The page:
‘The worst is behind us’: Turcot construction project enters home stretch

WATCH: Construction on the new Turcot interchange is moving along. On Thursday, the media was given a tour of the site.

It’s almost over.

After months of detours, traffic congestion and noise, the end of the Turcot construction project is finally in sight.

“The worst is behind us,” KPH Deputy Project Director Olivier Beaulieu said.

“It was very, very tough for us at the beginning of the project where we had to start building temp structures, temp roads, temp detours in order to to dismantle [the old structure].”

READ MORE: Dust from Turcot Interchange work irks Westmount residents

Seven new sections will be opened this fall.  The first will happen Monday when drivers on Highway 15 north from the Champlain Bridge will be able to continue straight to Highway 20 west.  In the coming weeks, the 20 east to Decarie north and the 15 south to Highway 20 west will also open.

Finally, drivers will have access to the previously-closed Fort Street and Lucien l’Allier entrances.  That means those living on St. Antoine Street won’t have to deal with heavy traffic for much longer, from cars using the street as a detour.

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Mary Rivard-David who lives on the street was ecstatic by the news.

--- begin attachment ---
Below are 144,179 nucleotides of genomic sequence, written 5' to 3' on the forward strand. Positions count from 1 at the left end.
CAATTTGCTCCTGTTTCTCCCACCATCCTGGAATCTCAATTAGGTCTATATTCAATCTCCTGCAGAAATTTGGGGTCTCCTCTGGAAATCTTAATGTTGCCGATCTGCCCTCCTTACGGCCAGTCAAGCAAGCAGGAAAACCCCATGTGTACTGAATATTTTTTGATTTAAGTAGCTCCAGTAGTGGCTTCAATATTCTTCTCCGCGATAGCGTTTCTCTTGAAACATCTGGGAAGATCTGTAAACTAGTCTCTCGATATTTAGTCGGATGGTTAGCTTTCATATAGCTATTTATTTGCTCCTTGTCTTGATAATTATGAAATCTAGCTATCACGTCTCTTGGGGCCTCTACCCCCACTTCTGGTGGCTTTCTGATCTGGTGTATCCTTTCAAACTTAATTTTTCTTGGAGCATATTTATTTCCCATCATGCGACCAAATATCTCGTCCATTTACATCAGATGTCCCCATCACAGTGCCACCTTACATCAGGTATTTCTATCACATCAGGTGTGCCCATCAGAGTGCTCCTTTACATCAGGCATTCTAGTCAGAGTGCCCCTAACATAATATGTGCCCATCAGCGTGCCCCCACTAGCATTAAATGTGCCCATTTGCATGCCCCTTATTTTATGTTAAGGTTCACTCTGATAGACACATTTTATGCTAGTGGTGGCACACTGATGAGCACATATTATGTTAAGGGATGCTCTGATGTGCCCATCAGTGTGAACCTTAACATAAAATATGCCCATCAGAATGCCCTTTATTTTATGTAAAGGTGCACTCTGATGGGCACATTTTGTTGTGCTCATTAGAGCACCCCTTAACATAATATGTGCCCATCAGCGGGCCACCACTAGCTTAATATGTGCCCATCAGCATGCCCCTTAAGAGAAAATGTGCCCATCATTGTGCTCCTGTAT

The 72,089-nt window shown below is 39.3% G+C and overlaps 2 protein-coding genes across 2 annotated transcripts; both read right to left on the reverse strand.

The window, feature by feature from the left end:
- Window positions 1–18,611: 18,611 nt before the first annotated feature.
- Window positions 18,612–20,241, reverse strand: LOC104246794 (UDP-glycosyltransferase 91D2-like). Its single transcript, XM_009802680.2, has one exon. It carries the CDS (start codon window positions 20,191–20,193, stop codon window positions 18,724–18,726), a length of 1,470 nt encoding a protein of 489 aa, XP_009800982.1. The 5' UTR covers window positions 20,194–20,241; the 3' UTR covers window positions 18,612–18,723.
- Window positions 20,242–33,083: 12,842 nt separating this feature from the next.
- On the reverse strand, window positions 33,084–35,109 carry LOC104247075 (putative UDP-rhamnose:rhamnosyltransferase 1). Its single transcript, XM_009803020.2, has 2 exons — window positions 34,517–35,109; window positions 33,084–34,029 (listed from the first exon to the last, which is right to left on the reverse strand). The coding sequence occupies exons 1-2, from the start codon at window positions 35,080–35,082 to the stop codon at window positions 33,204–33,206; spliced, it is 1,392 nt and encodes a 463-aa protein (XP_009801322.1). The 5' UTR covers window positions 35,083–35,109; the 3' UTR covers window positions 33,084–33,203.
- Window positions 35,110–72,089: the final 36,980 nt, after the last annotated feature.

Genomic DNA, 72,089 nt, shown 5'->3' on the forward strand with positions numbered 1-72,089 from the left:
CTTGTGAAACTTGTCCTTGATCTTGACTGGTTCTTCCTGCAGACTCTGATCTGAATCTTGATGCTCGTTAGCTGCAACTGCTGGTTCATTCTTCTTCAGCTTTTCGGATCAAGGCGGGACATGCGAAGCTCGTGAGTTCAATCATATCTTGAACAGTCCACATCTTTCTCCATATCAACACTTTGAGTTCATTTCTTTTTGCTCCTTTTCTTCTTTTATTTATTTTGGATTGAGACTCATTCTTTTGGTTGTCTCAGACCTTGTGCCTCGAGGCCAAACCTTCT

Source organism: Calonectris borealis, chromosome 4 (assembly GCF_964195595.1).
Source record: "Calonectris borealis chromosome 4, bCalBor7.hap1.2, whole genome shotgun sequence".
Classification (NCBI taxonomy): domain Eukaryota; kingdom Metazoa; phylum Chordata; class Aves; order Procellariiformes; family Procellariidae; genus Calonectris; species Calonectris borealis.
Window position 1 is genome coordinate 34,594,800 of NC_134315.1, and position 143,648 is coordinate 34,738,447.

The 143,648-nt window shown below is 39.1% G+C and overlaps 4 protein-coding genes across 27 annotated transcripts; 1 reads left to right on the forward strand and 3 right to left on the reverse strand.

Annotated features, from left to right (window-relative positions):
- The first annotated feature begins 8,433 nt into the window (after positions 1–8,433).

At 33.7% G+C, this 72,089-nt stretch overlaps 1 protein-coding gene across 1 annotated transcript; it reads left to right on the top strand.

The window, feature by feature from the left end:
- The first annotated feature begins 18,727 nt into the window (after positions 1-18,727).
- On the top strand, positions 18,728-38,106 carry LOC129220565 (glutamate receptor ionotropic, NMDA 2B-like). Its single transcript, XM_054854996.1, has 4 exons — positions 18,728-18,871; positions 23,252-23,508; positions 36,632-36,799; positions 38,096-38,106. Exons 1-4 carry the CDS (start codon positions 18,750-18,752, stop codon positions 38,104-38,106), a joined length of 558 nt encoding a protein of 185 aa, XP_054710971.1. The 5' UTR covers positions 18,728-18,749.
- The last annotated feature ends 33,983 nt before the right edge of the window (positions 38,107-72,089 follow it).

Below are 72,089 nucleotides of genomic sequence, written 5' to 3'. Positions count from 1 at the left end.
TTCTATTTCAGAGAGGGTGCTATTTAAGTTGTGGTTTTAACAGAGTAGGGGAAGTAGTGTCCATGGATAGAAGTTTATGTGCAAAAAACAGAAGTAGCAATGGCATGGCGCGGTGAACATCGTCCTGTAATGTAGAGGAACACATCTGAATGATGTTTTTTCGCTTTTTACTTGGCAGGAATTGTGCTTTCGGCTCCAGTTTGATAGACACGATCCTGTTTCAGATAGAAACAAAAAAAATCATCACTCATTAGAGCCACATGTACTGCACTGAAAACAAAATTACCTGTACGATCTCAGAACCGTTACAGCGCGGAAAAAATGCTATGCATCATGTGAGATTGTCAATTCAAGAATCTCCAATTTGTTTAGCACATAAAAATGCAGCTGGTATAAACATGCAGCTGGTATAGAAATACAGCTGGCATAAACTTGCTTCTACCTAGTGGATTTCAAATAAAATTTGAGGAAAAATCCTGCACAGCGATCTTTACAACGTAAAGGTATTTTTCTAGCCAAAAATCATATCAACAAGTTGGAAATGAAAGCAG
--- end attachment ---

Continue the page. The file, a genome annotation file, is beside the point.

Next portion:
“Get out! I had no idea,” she told Global News. “Well, I’m thrilled and everybody in this neighbourhood will be thrilled.”

READ MORE: Turcot Interchange reopened after concrete falls, closing ramps

Officials say the construction is now in the home stretch.  Nearly all of the old structure has been torn down.

“Now that the dismantling is all done, is all completed, we’re really in a closing phase,” Beaulieu explained.

WATCH: (May 28, 2019) Navigating the Turcot

Navigating the Turcot
Navigating the Turcot

During a tour of the new structure, Quebec Deputy Transport Minister Chantal Rouleau told reporters that nearly 80 per cent of the construction is finished.

“We are on time and on budget,” she said, “and the project is going very well.”

The new interchange will have bus lanes, wider lanes for cars and more room on the shoulders for emergency vehicles. With more than 30,000 plants including trees and grass, Rouleau said it’s more than just a highway.

“It will be a very nice entry into the city of Montreal at a human level,” she said.

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Officials expect the entire project to be finished by the end of next year.

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